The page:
The reading writer or the writing reader

We are surrounded by words. They are there on the side of your breakfast cereal packet, full of persuasive ideas or nutritional information. They are on the wall of the lift as you make your way from car park to shopping mall. ‘In case of emergency DO this or DON’T do that…’ They are on our clothes – a logo, a designer’s name; they are on the label – how to wash the garment, the size, the fabric constituents.

As I say, we are surrounded by words. We as humans have come a long way from the days when we communicated through pictures. The concept of communication fascinates me. Why do we communicate? Is it to know our allies from our enemies, or to form friendships, assist pair-bonding, or create a safe environment for our children? We developed words because if a buffalo or something similarly huge is rushing towards you, no one’s got time to whip out a slate and chalks to create a nice little scene to indicate the usefulness of running away. So words are more efficient, maybe.

But words change us. From our earliest days on the planet, gazing fondly at our mothers, we learn words. We learn how to physically say them by watching and listening, and we learn what they mean by observing consequences and effects.

We connect not just words together to form a sentence, but ideas together to create a narrative or story. We might hear the words, ‘Let’s go to the mall’, but what we really hear are ideas based on prior knowledge of that as a situation. ‘Let’s go to the mall’ becomes a narrative: ‘Let’s go to the mall – where we will walk about the shops, talking as we go, laughing and enjoying being together, and discussing life issues or relationships, or personal goals and dreams, where will we notice and comment on the latest trends, where we will exchange currency (or more likely swipe a small piece of plastic) for new goods, that we can then take home and discuss at length, creating a new shared experience. Whilst at the mall we will likely go and get some food somewhere, so it will become a social event, we will sit and eat, and talk some more, possibly on a deeper emotional level, and this day will become part of our shared memories and we will often revisit the occasion in our thoughts, and enjoy the time over and over again, and the whole experience from beginning to end will enhance our relationship and sense of closeness.’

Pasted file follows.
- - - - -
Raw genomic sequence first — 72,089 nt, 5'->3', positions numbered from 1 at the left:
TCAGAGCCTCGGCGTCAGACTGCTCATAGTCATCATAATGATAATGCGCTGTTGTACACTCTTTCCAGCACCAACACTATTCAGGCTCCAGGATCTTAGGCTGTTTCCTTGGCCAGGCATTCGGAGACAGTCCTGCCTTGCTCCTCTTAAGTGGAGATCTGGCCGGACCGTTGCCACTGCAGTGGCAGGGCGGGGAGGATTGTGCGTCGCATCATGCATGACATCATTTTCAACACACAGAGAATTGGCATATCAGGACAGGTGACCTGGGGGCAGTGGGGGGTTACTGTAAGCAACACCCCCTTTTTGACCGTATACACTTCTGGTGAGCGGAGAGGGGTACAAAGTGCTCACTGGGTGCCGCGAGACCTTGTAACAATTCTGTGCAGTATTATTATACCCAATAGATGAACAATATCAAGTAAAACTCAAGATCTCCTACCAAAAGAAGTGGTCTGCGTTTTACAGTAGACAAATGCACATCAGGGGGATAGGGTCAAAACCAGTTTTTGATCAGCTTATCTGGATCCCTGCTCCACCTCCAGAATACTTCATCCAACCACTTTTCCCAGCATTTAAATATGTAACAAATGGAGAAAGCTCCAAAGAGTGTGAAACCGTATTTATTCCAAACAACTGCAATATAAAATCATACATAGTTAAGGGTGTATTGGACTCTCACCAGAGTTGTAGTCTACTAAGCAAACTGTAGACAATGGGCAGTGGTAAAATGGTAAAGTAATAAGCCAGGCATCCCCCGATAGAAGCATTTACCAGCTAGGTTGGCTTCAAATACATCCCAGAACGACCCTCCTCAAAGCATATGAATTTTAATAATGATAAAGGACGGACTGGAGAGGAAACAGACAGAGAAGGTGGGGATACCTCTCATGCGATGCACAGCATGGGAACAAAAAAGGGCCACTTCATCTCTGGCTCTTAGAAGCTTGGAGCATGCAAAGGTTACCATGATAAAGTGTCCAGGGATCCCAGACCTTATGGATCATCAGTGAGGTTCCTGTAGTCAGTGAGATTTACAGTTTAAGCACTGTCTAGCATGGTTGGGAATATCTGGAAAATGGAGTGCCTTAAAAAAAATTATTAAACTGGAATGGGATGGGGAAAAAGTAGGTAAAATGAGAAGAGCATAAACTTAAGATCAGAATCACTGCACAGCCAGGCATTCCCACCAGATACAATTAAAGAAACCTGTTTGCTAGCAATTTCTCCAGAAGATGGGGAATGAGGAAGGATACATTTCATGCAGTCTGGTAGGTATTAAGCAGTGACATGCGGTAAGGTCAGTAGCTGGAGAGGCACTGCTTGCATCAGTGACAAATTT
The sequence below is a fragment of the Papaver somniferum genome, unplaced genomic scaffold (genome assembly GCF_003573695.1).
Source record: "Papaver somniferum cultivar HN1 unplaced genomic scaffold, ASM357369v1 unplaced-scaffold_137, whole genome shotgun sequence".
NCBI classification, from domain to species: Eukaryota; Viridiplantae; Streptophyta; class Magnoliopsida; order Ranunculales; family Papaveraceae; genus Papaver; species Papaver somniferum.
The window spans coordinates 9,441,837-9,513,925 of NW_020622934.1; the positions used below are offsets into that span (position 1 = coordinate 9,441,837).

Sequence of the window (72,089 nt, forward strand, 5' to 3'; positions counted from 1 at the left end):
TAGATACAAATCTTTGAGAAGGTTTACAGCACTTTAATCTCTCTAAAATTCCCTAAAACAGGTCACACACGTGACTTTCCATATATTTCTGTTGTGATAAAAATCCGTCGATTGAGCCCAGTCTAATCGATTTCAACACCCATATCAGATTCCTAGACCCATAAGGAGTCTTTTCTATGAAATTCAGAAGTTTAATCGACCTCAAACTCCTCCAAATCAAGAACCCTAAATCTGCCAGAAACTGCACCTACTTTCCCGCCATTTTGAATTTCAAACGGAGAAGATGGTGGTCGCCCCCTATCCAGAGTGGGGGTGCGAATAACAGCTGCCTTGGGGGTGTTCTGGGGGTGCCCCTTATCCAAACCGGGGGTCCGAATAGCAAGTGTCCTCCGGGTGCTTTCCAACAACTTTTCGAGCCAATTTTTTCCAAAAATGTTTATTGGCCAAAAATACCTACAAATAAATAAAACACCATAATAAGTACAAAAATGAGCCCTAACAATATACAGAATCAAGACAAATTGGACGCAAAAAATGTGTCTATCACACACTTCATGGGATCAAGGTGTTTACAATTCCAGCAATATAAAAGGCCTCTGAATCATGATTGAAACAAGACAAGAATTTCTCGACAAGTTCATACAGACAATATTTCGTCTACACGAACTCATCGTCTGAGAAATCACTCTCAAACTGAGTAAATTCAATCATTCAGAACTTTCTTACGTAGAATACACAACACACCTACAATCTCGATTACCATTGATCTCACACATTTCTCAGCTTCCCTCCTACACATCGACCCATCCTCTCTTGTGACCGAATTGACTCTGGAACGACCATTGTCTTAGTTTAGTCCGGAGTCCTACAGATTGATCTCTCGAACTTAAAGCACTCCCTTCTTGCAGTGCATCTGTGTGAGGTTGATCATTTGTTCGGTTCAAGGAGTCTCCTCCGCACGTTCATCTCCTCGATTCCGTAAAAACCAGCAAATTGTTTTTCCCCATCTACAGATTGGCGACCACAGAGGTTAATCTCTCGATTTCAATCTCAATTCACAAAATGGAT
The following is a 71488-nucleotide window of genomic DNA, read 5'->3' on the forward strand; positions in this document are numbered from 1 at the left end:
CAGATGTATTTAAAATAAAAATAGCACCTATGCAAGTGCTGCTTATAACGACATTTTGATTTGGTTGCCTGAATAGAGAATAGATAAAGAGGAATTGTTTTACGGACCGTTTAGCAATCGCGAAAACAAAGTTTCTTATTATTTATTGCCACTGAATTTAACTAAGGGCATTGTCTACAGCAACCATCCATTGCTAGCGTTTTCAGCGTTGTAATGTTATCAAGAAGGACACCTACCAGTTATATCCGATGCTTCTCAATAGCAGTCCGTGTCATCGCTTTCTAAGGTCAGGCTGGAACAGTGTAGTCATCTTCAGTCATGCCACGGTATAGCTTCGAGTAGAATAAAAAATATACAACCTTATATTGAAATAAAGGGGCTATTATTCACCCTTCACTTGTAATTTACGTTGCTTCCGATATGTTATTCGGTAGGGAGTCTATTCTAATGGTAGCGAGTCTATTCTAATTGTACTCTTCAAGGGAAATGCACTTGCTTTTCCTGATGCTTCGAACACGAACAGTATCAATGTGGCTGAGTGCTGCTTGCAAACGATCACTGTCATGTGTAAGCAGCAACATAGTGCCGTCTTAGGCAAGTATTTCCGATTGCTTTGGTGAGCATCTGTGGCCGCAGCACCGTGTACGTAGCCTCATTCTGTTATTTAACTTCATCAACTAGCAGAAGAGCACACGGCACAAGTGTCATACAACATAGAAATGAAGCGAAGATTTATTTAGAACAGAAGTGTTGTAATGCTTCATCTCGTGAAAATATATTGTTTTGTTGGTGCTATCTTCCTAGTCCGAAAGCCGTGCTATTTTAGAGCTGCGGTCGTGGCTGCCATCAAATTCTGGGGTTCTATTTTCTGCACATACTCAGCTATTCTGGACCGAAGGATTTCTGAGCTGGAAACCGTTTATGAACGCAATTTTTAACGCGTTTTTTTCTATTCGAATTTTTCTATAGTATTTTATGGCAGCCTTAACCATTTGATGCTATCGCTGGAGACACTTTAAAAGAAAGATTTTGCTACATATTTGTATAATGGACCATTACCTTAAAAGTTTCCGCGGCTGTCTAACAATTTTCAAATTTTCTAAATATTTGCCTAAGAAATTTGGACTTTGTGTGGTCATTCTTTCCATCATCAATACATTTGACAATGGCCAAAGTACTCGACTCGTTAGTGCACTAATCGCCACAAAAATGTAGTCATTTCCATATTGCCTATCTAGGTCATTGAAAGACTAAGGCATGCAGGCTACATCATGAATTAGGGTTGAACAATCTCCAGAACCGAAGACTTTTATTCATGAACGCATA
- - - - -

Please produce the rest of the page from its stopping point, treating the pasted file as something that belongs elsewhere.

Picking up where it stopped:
It doesn’t always work like this. Sometimes we have a row as soon as we get there, sulk all the way round the shops and come home later frustrated and disappointed, still in a frosty silence. The great tapestry of human experience!

Where am I going with this? It’s just this: simply, words are key to the storytelling of human life, whether an ordinary trip out to buy new jeans, or whether we are sitting curled up in our favourite armchair reading words on a pages, pages bound together in one book, a book enclosed by a hard or soft cover, possibly enhanced with a relevant image on the front.

This is not the first time I’ve pondered on the weird and truly wonderful impact of words on my life. At the moment I’m wrestling with the final edit of my novel The Spy Within, (coming soon to an internet store near you), but I’m making time to read. In the last few weeks I’ve read my dear friend Emma Baird’s romance, Highland Chances, and another good friend’s Paul Nelson’s Cats of The Pyramids, yet another writer friend’s book Undercover Geisha, by Judith Cranswick. I’m now reading Mary Stewart’s The Wind Off The Small Isles, as well as P G Wodehouse’s A Damsel In Distress, and dipping in and out of non-fiction books: The Great British Bobby by Clive Emsley, and The 1960s fashion sourcebook by John Peacock. 

Each of these books will leave a lasting imprint on my life. I’ve blogged before about how what we read–especially when it’s something we love–leaves its mark on our soul, a fragment of its written beauty that will see us through the hard times. And this year has been one of hard times, hasn’t it? I think in the coming months we will all need as many beautiful phrases, sweet or witty situations, dastardly intrigues and happy-ever-afters as we can get our hands on.

Happy reading!

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Rejection – or, Moving On

 

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Rejection.   It’s something we all fear, I guess.  We are born craving acceptance – if we are not accepted we will die.  Or at least be put up for adoption.  Writers are no different in this respect to new born babies.  Or maybe we are more like the loving mothers urging our offspring on to others and not able to see if its not really as beautiful as we think.